The fast-moving impeachment of President Donald Trump, stemming from his dealings with Ukraine, moved to the Senate for trial in January after the House voted a month earlier to adopt two articles of impeachment: abuse of power and obstruction of Congress.
The Senate voted in early February to acquit the president on both charges.
Trump is only the third president in U.S. history to be impeached. Read all of the breaking news and analysis on impeachment from NBC News' political reporters, as well as our teams on Capitol Hill and at the White House.
Trump impeachment highlights
- Trump is acquitted by the Senate on both articles of impeachment, with one GOP defector.
- Senate moves to impeachment trial endgame.
- Senators ask final questions before critical vote on witnesses.
- Senators probe prosecution, defense.
- The president's defense delivers closing arguments.
- Trump's legal team digs in.
- The president's defense begins.
- Democrats make case for obstruction.
- Trump impeached by the House on both articles of impeachment.
- Impeachment inquiry witnesses testify: Marie Yovanovitch, Alexander Vindman, Kurt Volker, Gordon Sondland, Fiona Hill and others.
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White House budget office formally held Ukraine aid on same day as Trump-Zelenskiy call
The White House Office of Management and Budget made its first official move to withhold military aid to Ukraine on July 25, the same day President Donald Trump spoke to Ukrainian President Volodymyr Zelenskiy by phone, according to a summary of OMB documents produced by the House Budget Committee.
The OMB documents also show that while a career official signed that first letter to withhold the apportionment of the funds, subsequent letters to freeze the aid were signed by a political appointee, Michael Duffey, the office's associated director for national security programs. Duffey has refused to testify before House impeachment investigators despite being served with a subpoena on Oct. 25.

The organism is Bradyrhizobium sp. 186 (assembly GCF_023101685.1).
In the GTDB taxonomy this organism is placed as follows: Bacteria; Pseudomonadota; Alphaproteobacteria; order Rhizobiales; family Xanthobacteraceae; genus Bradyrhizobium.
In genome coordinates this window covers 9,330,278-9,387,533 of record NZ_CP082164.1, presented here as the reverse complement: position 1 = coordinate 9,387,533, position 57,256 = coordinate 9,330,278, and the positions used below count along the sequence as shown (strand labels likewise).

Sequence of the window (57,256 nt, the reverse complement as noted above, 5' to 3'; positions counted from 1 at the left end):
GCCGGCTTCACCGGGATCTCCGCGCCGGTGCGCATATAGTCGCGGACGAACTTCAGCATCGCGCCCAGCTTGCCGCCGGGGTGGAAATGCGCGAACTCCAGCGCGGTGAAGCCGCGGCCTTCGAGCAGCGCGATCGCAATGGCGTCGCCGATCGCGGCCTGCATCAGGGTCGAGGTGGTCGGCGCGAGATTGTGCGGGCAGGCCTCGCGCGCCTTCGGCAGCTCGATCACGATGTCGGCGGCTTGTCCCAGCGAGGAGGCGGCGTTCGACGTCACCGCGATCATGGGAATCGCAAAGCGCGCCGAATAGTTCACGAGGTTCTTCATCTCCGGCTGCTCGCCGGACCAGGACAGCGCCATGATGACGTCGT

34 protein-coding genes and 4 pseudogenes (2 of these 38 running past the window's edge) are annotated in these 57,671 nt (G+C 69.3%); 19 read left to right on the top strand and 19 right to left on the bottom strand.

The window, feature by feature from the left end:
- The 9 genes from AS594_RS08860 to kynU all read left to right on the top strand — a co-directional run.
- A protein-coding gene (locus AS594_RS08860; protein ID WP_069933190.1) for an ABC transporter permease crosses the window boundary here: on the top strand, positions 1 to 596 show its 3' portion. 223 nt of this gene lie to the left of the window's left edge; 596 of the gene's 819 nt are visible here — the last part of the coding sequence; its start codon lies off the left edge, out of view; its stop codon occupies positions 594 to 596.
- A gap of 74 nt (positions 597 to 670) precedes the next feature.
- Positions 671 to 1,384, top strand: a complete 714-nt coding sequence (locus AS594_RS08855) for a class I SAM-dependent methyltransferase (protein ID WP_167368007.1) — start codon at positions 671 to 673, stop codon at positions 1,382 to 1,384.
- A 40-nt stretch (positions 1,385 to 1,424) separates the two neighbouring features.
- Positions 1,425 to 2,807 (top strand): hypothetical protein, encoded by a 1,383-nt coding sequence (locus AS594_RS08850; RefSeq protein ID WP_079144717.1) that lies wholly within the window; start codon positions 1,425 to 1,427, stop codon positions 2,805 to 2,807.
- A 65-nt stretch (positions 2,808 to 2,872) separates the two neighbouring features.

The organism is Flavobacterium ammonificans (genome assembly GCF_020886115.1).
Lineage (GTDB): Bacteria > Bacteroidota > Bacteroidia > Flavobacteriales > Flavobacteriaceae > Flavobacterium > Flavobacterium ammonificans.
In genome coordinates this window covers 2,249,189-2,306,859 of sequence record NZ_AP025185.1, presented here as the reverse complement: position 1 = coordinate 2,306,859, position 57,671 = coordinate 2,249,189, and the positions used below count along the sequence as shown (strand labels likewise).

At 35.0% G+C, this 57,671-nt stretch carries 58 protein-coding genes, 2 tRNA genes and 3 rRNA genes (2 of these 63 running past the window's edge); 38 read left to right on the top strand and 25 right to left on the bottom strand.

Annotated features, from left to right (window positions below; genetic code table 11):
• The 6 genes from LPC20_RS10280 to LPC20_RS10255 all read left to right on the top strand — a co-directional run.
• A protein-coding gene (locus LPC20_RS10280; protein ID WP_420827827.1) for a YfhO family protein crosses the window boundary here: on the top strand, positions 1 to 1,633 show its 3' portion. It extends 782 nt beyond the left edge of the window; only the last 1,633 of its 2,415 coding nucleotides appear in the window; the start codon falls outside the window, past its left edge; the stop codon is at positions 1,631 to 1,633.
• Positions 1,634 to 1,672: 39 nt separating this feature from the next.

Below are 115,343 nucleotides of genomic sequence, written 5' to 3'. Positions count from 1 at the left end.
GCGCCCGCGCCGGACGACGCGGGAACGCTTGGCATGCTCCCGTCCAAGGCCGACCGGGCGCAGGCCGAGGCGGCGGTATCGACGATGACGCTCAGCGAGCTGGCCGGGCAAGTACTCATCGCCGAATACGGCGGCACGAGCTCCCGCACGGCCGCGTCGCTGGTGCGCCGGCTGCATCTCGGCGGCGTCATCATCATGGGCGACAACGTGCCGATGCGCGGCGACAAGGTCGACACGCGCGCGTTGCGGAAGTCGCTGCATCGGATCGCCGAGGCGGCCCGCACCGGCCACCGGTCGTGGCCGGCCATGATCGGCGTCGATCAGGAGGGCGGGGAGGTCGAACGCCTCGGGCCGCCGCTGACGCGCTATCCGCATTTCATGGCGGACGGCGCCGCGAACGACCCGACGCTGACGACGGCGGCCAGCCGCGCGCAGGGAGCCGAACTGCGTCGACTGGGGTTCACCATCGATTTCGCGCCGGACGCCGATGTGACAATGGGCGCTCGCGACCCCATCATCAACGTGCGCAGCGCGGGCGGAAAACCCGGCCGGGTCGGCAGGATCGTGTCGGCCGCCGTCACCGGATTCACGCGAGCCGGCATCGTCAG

The Budget Committee's summary of the documents says the review of the materials made the lawmakers "more concerned that the apportionment process has been abused to undermine Congress’s constitutional power of the purse," specifically citing the timeline of the withholding of aid and the "seemingly unprecedented step" of having a political appointee handle the apportionments of funding.
Two OMB staffers quit after expressing frustration about frozen Ukraine aid, top official says
Mark Sandy, a career staffer in the White House Office of Management and Budget, told impeachment investigators that two budget staffers left the agency after expressing frustrations about the unexplained hold on Ukrainian aid, according to new closed-door transcripts released Tuesday.
Sandy said that one staffer, who worked in OMB’s legal office and whose name was undisclosed, told him they were leaving the agency, at least in part, because of their concerns regarding the hold on Ukraine security assistance.
Sandy, who is the deputy associate director for national security Programs at OMB, testified behind closed doors before the House Intelligence Committee, one of the committees leading the impeachment inquiry, on Nov. 16. He is the first OMB staffer to testify in the inquiry.
Trump: Pardoned Thanksgiving turkeys have 'already received subpoenas'
Trump, who pardoned two turkeys named “Bread” and “Butter” as part of the White House Thanksgiving tradition Tuesday, used the annual event to joke about the House impeachment inquiry.
"Thankfully, Bread and Butter have been specially raised by the Jacksons to remain calm under any condition, which will be very important because they've already received subpoenas to appear in Adam Schiff's basement on Thursday," Trump said.
"It seems the Democrats are accusing me of being too soft on turkey, but Bread and Butter — I should note that, unlike previous witnesses, you and I have actually met. It's very unusual," Trump continued.
Bolton's lawyer says McGahn ruling has no bearing on former Trump adviser's testimony
WASHINGTON — The court ruling compelling former White House counsel Don McGahn to testify before the House Judiciary Committee has no bearing on whether ex-National Security Adviser John Bolton is compelled to testify, Bolton's lawyer said on Tuesday.